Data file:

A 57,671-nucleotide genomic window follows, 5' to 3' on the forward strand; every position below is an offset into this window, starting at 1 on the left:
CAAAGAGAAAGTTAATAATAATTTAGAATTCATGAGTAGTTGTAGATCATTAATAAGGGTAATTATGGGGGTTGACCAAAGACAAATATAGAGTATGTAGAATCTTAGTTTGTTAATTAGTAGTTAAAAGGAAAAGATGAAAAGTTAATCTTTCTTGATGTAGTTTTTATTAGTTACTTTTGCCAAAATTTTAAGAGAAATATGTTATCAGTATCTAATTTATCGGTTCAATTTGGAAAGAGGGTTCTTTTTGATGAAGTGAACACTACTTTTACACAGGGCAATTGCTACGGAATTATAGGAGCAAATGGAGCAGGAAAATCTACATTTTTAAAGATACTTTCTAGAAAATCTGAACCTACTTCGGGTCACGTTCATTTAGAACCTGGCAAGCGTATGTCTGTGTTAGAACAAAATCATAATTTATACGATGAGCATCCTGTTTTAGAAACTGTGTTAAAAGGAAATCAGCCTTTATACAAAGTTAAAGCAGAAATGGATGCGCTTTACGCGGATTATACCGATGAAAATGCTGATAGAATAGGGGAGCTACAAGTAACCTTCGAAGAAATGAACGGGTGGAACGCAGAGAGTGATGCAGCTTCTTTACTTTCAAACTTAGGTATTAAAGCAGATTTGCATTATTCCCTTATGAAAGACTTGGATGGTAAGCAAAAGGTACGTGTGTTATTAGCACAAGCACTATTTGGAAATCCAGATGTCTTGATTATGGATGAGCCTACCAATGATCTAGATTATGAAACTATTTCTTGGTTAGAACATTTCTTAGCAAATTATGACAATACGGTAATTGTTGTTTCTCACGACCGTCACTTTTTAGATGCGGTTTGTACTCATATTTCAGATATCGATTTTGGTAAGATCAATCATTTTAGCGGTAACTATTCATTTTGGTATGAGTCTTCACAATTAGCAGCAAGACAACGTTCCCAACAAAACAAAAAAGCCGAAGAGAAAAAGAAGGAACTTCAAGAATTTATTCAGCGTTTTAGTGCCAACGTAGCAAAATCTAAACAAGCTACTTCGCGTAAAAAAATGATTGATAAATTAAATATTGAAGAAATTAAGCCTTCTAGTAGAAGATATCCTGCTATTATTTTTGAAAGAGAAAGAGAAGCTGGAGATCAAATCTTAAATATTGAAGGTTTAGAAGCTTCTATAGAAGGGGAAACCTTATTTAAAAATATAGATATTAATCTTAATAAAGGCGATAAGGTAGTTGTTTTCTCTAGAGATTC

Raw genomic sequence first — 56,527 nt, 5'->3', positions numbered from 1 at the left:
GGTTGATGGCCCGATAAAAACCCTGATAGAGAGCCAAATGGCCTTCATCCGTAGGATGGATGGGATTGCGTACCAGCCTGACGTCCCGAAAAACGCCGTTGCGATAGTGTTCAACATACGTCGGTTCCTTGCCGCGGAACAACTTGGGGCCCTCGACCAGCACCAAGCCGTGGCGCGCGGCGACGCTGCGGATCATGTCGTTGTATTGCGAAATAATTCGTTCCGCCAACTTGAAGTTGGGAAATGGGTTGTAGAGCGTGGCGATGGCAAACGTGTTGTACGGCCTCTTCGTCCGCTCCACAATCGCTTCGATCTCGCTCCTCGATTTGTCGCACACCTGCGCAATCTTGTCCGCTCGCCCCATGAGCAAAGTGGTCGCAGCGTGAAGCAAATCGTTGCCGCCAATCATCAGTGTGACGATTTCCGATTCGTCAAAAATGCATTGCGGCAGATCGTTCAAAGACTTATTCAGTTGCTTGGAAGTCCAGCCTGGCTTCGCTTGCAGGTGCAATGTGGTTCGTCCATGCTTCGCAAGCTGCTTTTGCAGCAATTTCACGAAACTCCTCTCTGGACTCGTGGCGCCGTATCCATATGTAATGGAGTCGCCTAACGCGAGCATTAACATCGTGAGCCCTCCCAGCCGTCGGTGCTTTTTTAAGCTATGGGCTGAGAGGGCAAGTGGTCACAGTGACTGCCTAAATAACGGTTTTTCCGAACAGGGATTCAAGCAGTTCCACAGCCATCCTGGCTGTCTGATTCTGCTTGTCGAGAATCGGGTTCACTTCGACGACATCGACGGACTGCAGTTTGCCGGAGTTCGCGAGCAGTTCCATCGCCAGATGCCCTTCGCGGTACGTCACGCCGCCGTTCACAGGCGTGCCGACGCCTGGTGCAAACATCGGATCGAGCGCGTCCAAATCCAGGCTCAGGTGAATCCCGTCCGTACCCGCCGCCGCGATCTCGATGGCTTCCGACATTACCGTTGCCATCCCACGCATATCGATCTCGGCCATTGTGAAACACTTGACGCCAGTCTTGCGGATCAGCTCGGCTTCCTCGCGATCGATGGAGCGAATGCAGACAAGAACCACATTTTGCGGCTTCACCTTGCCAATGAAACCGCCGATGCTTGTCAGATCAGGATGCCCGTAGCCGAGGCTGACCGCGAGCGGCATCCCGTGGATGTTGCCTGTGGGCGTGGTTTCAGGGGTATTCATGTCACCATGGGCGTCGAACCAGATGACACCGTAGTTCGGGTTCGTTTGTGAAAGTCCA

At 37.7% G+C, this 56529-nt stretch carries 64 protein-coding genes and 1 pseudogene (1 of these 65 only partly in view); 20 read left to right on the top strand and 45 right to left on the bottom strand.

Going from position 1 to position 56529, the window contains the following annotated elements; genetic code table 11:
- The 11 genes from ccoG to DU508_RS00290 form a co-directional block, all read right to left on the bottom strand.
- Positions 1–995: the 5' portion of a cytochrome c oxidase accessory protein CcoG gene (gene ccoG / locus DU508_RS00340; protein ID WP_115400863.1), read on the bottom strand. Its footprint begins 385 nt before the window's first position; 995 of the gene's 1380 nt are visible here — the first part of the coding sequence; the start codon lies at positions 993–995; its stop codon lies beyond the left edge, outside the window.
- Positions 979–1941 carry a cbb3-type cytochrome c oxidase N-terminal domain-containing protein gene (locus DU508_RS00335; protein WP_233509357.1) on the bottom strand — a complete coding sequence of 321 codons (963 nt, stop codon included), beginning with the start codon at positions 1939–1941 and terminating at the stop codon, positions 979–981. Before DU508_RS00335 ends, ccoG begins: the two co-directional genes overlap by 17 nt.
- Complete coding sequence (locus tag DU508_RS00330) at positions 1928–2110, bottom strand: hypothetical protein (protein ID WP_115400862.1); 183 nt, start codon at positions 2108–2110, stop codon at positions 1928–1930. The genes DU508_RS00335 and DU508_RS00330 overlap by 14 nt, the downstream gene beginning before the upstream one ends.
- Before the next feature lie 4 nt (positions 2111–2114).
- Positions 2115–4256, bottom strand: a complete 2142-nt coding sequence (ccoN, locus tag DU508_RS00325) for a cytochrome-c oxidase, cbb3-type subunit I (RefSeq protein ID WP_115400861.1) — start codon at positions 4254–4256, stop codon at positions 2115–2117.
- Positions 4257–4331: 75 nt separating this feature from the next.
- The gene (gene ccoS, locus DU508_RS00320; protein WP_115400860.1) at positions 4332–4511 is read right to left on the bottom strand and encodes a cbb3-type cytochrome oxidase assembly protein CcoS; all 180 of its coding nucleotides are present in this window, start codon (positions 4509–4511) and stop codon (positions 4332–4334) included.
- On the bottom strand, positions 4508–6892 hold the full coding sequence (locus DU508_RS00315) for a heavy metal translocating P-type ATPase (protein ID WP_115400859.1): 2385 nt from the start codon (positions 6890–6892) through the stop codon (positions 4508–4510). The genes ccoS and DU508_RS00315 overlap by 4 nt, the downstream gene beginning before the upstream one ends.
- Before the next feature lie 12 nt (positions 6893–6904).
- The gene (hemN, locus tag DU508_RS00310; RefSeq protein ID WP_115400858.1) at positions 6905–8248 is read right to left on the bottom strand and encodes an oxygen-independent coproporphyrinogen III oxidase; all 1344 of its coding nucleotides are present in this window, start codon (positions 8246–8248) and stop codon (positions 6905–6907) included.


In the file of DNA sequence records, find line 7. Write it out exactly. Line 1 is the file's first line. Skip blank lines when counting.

- The 11 genes from ccoG to DU508_RS00290 form a co-directional block, all read right to left on the bottom strand.